Trade winds west?

21/03/2006 | Duncan Hooper

Scaling back dependence on US trade is vital for Latin America’s prosperity, Brazil’s foreign minister Celso Amorim tells Emerging Markets. But the real test is yet to come

Brazilian foreign minister Celso Amorim isn’t impressed with the trade deal a group of

Central American countries extracted from the United States in June 2004.

“They probably think they got good value, but they will continue to import subsidized products from the US because they couldn’t deal with this problem,” he tells Emerging Markets. “Mind you,” he adds, “it’s their business not my business.”

The tough bargaining and mixed messages sent by CAFTA and the February 27 US-Colombia trade pact have convinced Amorim of the need to broaden trading relationships and reduce reliance on a US market increasingly subject to protectionist tendencies. Many of Brazil’s neighbours would also benefit from such a shift.

“Economically speaking, the region is too dependent for its own good,” says Liliana Rojas-Suarez, senior fellow at the Center for Global Development and a former Deutsche Bank chief economist.

Diversification

Of course that’s not new. What’s different now is that for the first time in many years alternative markets are posing attractive export alternatives to the US. “The developments in the world economy are great because it’s an opportunity for Latin American countries to get the diversification they need,” Rojas-Suarez tells Emerging Markets.

China and India are taking over as the motors for global growth, sucking in the commodities products that constitute the bulk of Latin America’s exports. The Japanese and European economies are also witnessing long-awaited upturns, and thanks to these trends, Brazil has managed to cut the proportion of its exports heading to the US from more than a quarter to less than a fifth over the past three years.

The terms of world trade are also changing. The protectionist winds that forced Washington to play hardball in its bilateral trade negotiations have been whipped up by pressure from globalization. What opponents describe as one of the most one-sided trade deals in the world passed through congress by the slimmest of margins: 217 votes to 215.

The CAFTA deal, like the free trade agreement with Colombia, retains strict limits on the commodity most tempting for South and Central American farmers – sugar. At the same time, US agribusinesses gain access to corn, sorghum, poultry and dairy markets in the south, which campaigners at groups such as Christian Aid say will wipe out thousands of local incomes.

The implementation of the treaty in El Salvador was marked by rioting in the streets, and Costa Rican president Oscar Arias found a comfortable poll lead whittled down to the narrowest of margins after opponents seized on his support for the trade deal.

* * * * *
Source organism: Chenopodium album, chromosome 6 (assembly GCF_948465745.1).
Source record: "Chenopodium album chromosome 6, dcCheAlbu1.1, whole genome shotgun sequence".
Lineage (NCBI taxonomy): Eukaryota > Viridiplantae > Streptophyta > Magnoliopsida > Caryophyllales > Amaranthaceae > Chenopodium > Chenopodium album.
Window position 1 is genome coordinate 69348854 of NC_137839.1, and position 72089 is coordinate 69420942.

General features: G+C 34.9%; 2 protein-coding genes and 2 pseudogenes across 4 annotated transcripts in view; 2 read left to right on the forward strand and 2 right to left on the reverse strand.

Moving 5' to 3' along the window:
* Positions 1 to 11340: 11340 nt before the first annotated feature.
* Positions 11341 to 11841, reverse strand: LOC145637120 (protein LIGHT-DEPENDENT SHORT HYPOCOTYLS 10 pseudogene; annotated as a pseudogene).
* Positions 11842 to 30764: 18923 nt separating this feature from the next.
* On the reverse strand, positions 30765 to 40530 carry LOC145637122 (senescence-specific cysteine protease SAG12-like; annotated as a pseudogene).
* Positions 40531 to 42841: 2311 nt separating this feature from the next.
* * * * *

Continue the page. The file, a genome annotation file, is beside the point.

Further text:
Clearing the way

At the same time as other markets are developing for Latin American exports, the routes to those markets are also being cleared. The region is likely to be a big winner from a deal at the World Trade Organization aimed at freeing up commerce by reducing barriers to trade.

“I think the WTO talks should diminish Latin American dependence on the US,” Amorim tells Emerging Markets.

A WTO deal will force diversification even onto the US’s closest trading partners. Mexico, for instance, which sells 90% of its exports to NAFTA countries, will find that the favourable trade terms it currently enjoys will be undermined when import barriers are lowered universally – a process known as preference erosion.

“Our competitive edge will be cut by a few points,” says Fernando de Matteo, Mexico’s ambassador to the WTO.

Under a more liberalized trading system factories that have located in Mexico to serve the North American market will find it more attractive to export elsewhere as well, de Matteo hopes. He’s targeting Europe, Canada and South America as future growth markets because cultural and linguistic differences can be barriers to Mexican companies operating in Asia.

His Honduran counterpart, Dario Castillo, is similarly optimistic, pointing out that so-called south-south trade is growing faster than the traditional north-south routes.

“As time goes by Latin American countries will start to develop their markets much better; it will give Honduras the chance to seek opportunities there,” Castillo tells Emerging Markets.

Rojas-Suarez is more sceptical about whether the shift in trading patterns is permanent. Of all the Latin American countries, only Chile has consistently pursued a credible policy to reach out to new markets, she says, and a global down turn could see recent trends reversed.

Trade diversification in Latin America isn’t simply a matter of schooling businessmen in mandarin and building bigger ports. The region’s currencies remain closely correlated with the dollar, and export balances are extremely sensitive to commodities prices. It’s easy to paint a rosy picture in the good times, but the real test of whether Latin American exporters have broken free of their US dependence will come during a slump.

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